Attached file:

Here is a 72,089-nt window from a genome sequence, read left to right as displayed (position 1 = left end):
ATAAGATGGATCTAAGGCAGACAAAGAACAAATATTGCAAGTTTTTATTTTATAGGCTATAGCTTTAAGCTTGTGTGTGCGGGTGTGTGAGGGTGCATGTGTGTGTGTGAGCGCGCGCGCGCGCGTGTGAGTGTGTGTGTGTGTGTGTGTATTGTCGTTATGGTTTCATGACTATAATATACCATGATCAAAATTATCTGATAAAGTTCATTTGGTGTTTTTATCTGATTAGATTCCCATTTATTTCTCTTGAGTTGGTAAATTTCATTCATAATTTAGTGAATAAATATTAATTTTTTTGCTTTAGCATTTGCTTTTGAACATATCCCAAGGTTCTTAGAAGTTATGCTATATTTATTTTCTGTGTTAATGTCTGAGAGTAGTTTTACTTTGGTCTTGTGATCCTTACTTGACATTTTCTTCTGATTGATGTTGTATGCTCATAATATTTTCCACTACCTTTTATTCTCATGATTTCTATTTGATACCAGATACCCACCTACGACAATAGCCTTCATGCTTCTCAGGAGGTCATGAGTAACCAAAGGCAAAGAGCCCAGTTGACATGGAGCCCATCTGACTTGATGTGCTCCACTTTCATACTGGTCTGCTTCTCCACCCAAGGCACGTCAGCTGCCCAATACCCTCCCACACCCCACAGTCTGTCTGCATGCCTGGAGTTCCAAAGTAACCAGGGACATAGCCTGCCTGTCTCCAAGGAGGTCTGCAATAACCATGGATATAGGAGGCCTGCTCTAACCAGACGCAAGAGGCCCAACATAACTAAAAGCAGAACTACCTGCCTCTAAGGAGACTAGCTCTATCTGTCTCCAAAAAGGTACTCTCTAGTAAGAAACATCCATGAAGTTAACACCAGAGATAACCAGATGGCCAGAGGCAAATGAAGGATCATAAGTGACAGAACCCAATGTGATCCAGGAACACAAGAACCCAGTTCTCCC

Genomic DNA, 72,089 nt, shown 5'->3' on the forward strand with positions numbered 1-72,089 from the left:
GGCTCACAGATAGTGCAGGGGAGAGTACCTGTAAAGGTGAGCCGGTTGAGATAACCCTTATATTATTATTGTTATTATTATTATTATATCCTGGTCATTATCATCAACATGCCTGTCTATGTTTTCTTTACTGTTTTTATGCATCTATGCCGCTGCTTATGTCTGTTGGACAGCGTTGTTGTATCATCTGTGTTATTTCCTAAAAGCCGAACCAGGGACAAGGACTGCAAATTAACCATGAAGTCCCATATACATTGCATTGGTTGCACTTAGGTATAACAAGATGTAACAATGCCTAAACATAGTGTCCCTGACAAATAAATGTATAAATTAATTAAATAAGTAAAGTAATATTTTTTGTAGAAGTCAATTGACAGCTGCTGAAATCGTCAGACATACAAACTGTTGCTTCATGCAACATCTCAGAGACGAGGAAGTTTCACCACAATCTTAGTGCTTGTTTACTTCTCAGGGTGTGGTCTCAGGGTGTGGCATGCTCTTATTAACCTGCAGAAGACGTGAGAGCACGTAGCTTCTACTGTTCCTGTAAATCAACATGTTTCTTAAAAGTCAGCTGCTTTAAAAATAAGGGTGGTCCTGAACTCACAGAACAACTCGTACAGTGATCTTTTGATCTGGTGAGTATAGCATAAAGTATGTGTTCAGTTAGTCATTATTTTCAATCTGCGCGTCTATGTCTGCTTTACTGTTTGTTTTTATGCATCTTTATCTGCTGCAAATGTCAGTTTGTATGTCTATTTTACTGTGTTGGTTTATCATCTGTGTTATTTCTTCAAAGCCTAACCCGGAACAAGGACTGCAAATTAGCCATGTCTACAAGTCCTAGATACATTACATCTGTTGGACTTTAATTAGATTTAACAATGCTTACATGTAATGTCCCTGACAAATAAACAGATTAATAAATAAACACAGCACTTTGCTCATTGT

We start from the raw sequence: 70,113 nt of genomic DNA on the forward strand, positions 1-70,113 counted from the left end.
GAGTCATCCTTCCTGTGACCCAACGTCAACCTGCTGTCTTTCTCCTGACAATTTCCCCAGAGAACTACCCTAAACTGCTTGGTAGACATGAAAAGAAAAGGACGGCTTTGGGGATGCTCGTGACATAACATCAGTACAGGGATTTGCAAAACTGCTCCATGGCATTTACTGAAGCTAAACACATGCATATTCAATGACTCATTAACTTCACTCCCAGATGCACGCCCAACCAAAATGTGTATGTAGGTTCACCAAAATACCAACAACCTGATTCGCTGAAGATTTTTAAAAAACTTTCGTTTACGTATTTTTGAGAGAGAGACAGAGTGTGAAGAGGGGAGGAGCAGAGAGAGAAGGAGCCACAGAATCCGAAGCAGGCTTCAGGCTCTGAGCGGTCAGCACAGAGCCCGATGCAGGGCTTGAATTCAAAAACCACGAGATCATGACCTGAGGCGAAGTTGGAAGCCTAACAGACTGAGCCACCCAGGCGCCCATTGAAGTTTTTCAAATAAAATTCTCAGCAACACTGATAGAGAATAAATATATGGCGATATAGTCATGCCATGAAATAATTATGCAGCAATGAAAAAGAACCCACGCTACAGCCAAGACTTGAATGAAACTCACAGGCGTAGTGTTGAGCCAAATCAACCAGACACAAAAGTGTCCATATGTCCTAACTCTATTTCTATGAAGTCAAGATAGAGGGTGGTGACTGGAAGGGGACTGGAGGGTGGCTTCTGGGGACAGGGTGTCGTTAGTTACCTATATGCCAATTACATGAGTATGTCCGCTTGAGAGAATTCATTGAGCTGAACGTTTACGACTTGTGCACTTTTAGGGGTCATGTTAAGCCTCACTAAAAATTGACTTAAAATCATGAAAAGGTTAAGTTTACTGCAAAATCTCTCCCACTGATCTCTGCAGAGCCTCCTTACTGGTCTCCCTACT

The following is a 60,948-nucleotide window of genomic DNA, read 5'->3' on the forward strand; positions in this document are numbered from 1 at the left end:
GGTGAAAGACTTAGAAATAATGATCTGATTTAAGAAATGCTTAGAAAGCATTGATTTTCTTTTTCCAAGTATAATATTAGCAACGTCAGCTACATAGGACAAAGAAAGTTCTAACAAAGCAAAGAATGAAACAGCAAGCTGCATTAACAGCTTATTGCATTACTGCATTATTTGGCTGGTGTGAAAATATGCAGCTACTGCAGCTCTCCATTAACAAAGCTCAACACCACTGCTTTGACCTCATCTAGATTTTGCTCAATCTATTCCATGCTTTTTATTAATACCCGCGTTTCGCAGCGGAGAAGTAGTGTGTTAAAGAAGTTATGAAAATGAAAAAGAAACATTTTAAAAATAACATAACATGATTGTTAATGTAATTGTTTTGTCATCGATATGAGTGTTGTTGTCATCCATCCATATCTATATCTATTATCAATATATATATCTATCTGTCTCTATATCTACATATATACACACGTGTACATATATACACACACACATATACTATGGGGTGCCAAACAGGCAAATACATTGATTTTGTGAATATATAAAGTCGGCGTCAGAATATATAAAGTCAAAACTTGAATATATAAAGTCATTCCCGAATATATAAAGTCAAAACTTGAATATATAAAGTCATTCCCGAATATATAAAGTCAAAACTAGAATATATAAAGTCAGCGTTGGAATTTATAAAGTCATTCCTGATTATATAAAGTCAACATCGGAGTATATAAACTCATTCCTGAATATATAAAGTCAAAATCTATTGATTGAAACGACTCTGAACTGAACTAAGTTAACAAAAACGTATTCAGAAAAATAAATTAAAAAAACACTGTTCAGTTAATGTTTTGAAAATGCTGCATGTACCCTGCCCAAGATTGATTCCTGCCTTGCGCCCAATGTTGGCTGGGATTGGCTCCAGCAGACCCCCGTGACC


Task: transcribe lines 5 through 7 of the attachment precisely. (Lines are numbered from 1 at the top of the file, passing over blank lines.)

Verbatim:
We start from the raw sequence: 70,113 nt of genomic DNA on the forward strand, positions 1-70,113 counted from the left end.
GAGTCATCCTTCCTGTGACCCAACGTCAACCTGCTGTCTTTCTCCTGACAATTTCCCCAGAGAACTACCCTAAACTGCTTGGTAGACATGAAAAGAAAAGGACGGCTTTGGGGATGCTCGTGACATAACATCAGTACAGGGATTTGCAAAACTGCTCCATGGCATTTACTGAAGCTAAACACATGCATATTCAATGACTCATTAACTTCACTCCCAGATGCACGCCCAACCAAAATGTGTATGTAGGTTCACCAAAATACCAACAACCTGATTCGCTGAAGATTTTTAAAAAACTTTCGTTTACGTATTTTTGAGAGAGAGACAGAGTGTGAAGAGGGGAGGAGCAGAGAGAGAAGGAGCCACAGAATCCGAAGCAGGCTTCAGGCTCTGAGCGGTCAGCACAGAGCCCGATGCAGGGCTTGAATTCAAAAACCACGAGATCATGACCTGAGGCGAAGTTGGAAGCCTAACAGACTGAGCCACCCAGGCGCCCATTGAAGTTTTTCAAATAAAATTCTCAGCAACACTGATAGAGAATAAATATATGGCGATATAGTCATGCCATGAAATAATTATGCAGCAATGAAAAAGAACCCACGCTACAGCCAAGACTTGAATGAAACTCACAGGCGTAGTGTTGAGCCAAATCAACCAGACACAAAAGTGTCCATATGTCCTAACTCTATTTCTATGAAGTCAAGATAGAGGGTGGTGACTGGAAGGGGACTGGAGGGTGGCTTCTGGGGACAGGGTGTCGTTAGTTACCTATATGCCAATTACATGAGTATGTCCGCTTGAGAGAATTCATTGAGCTGAACGTTTACGACTTGTGCACTTTTAGGGGTCATGTTAAGCCTCACTAAAAATTGACTTAAAATCATGAAAAGGTTAAGTTTACTGCAAAATCTCTCCCACTGATCTCTGCAGAGCCTCCTTACTGGTCTCCCTACT

The following is a 60,948-nucleotide window of genomic DNA, read 5'->3' on the forward strand; positions in this document are numbered from 1 at the left end: